“At what point do we parents rise up and say, ‘Enough is enough. Like cigarette smoke in public places, pesticide residues in food represent, for our children, acts of reckless endangerment.’ Like seatbelts, sobriety, and smoke-free buildings, organic agriculture needs to become the new normal way of growing food. Parents are perfectly poised to lead that charge.”
I invite you to consider the moving thesis of Steingraber’s Orion article and decide for yourself what role parents can play in this debate, and what future, if any, agricultural shortcuts like organophosphate pesticides should have in a society that loves its kids.
Erik Hoffner is a photojournalist, fine art photographer, and a writer for Grist.org, the biggest green news site in the U.S. By day he’s Outreach Coordinator for the award-winning journal of nature/culture/place, Orion, based in Western Massachusetts. See more of his work at www.erikhoffner.com.
Today’s article is a guest post from Dr. Jonny Bowden, also known as The Rogue Nutritionist, a nationally known expert on weight loss and nutrition whose articles have appeared in Forbes, the New York Times, Time Magazine and the Wall Street Journal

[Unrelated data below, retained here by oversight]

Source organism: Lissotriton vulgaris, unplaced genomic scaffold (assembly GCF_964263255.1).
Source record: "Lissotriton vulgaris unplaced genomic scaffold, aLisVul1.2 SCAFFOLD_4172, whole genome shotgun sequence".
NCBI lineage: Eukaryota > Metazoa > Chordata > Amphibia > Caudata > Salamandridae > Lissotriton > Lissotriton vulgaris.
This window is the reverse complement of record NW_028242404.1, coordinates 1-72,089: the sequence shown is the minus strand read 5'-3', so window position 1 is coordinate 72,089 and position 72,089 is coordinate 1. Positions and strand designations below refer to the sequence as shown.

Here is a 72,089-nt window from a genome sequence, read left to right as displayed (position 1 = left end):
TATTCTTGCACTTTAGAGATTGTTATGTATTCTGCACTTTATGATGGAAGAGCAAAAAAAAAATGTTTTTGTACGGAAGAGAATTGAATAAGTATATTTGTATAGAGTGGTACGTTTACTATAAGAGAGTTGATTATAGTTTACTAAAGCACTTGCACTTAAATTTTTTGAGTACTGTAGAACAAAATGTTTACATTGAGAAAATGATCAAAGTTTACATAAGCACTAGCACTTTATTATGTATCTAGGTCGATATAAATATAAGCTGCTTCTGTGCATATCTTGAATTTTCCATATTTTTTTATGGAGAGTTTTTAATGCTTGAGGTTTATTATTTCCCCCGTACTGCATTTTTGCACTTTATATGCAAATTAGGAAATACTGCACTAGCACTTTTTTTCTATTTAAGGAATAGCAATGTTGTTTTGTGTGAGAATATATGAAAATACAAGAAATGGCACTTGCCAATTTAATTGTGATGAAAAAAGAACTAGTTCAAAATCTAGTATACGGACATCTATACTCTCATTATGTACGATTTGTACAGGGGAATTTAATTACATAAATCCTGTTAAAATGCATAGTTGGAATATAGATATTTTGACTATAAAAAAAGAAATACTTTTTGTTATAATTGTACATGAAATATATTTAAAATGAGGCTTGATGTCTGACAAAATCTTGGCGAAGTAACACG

Have you ever heard of Dairy Management? Sounds made up, I know, but it is very real. In fact, it’s part of the U.S. Department of Agriculture.
Most intriguing is its mission: To get people to eat more cheese. According to The New York Times, “…the government, through Dairy Management, is engaged in an effort to find ways to get dairy back into Americans’ diets, primarily through cheese.”1
So, on one hand, the government — through a corporation that’s part of its own USDA — is telling us to eat less saturated fat and yet, out of the other side of its collective mouth, is telling us to eat more of it (in the form of cheese).
What is going on?
It All Starts with Pizza…
Several years ago, Domino’s Pizza wasn’t having a good year. Sales were low, profits were down, and, according to The New York Times, Domino’s tied for first in a big national survey of the “Worst Tasting Pizzas In America.”
What to do, what to do?
Well, if you were a big corporation with flagging sales and an unpopular product, what would you do? You’d go the experts.
Which is exactly what Domino’s did.
They went to Dairy Management, Inc., whose experts basically gave them the following advice: Make the pizzas cheesier!
Dairy Management teamed up with Domino’s to create new pizzas with 40 percent more cheese and devised (and paid for) a $12 million marketing campaign for the new creation. People loved the stuff and sales soared “by double digits,” according toThe New York Times.
Of course, people became outraged. How can the government (via Dairy Management) tell us to eat the very thing (saturated fat) that they are also telling us to avoid? Easy.
The advice we get from the government about what food to eat (or not eat) is completely tied to special interests from the industries that produce that food.
Our government heavily subsidizes the farming of sugar, wheat, corn, and soy. Do you really think you’re ever going to see the USDA recommending that we eat less of any of these products?